Bolt-on, Weld-on Teeth, Toothbar or Serrated Bucket Edge Option?

Learn which skid steer bucket edge option is right for you.

You've narrowed your bucket edge selection to these four options: bolt-on, weld-on teeth, toothbar, and serrated edge, but are unsure which one is right for you. If that's your case, you're not alone. While there isn’t a one-size-fits-all answer to which option is better, there are some significant differences between these skid steer bucket edge options.

Serrated-Edge

 

Skid Steer Bucket Edge Options

Bolt-On

Bolt-on-Edge-bucket-optionThe most common and inexpensive bucket edge option. Bolt-on edges protect and add strength to the front end of the bucket. They prevent the lead edge (lip) of the bucket from wearing.

The bolt-on edge is replaceable, reversible and beveled on both sides. It can be reversed before it wears back into the bucket. Once both sides wear completely, it can easily be replaced in minutes.

Toothbar

Toothbar skid steer bucket edge

Adding a toothbar to a skid steer bucket will drastically increase the digging ability. It will help cut into rocky soil, scoop loose dirt, and dig out roots.

The toothbar is removable and easy to repair or replace. Since the toothbar is removable, the bucket will be more versatile. The toothbar's versatility does come at a cost. This edge option is more expensive than the weld-on teeth. 

The toothbar's versatility is worth it for operators who are going to use it. For example, you probably wouldn't want a toothbar (or any teeth on the bucket) when clearing snow or back dragging. Having the ability to remove the toothbar keeps your options open and gives you the ability to go either way. But if you are 100 percent positive that you will never need to remove the toothbar then weld-on teeth may be the wiser choice.

Weld-on Teeth

Weld-on teeth skid steer bucket edge

Like toothbars, weld-on teeth excel at breaking up compacted soil, catching rocks, and removing roots, but these teeth are permanent. Since the teeth are welded directly to the bucket, they are stronger than a toothbar. The added strength enables the attachment to perform better in tough soil (like clay).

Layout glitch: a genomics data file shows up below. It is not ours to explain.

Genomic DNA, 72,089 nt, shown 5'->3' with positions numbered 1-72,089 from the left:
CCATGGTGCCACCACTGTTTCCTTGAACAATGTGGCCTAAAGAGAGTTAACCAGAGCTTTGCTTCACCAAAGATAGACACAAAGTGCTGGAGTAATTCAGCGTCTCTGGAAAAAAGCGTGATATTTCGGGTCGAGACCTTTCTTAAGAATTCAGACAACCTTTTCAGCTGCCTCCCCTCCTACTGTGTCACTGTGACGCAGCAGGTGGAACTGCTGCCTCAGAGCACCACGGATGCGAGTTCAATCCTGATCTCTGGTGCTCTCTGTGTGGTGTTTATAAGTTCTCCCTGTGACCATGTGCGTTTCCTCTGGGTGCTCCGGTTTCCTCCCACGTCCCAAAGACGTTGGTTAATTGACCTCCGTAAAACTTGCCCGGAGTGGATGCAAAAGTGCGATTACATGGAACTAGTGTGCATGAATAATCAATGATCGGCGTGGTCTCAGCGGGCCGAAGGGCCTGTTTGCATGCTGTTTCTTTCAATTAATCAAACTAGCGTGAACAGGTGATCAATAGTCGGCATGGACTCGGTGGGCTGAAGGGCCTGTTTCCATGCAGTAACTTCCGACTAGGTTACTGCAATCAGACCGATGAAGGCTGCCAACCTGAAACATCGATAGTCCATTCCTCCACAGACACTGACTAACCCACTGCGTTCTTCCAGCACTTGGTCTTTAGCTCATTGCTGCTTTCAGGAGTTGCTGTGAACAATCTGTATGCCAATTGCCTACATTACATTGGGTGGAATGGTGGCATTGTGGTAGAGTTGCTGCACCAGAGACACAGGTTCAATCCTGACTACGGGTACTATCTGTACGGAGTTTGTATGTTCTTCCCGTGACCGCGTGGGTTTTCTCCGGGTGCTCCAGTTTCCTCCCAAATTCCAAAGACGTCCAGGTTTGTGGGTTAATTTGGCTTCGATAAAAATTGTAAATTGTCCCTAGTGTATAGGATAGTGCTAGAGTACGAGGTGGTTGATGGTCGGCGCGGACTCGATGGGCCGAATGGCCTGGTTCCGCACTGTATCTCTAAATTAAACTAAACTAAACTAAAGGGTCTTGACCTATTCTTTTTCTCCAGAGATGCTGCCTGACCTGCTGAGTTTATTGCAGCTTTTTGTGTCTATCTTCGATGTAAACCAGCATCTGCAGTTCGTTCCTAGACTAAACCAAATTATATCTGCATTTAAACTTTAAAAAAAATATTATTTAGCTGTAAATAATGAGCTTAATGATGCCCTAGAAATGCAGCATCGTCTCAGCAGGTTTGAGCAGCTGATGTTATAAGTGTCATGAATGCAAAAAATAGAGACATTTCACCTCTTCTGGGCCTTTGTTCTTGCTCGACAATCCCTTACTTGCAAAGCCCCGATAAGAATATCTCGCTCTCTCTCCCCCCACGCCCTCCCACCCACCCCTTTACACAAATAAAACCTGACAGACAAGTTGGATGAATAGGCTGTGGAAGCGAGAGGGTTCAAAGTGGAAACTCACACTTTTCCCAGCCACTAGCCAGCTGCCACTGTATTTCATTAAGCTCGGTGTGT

If you are back dragging, grading, or plowing snow then non-removable (weld-on) teeth may cause problems. Also, weld-on teeth cannot be paired with a standard bolt-on edge, but a toothbar can.

Don’t choose weld-on teeth simply because they are less expensive than a toothbar. You may end up paying for it in the long run with the lack of versatility. Instead, consider how you will use the attachment before making your choice. 

Serrated Edge

Serrated edge skid steer bucket edge

Another option to consider is the serrated edge. Serrated Edges are designed to loosen hard-to-penetrate materials such as packed gravel. These bucket edges excel in breaking up frozen ground. Because this edge is bolted on to the bottom lip of a bucket, it is easy to remove or replace, like a toothbar. 

With a serrated edge, you will never have to worry about breaking a tooth or shank. They are strong like a standard bolt-on edge because when the edge meets the ground the force is exerted across the entire edge. Also, the serrated edge limits the bucket lip from wearing out, which minimizes repair costs and time spent in the shop.

If you primarily need to smooth out or scrape roadways, then the serrated edge is a great option to help cut through tough compact gravel or ice. You can always take it off later if necessary.

Finding Your Edge

Each bucket edge option offers its own unique set of qualities. Know what they are to have a better feel for which type of edge will work best for your operation. To learn more about about skid steer bucket attachments, get your copy of The Ultimate Guide to Skid Steer Bucket Attachments below.

Topics:  Maintenance + Tips | skidsteer buckets | skid steer bucket edge
Ultimate Guide to Skit Steer Attachments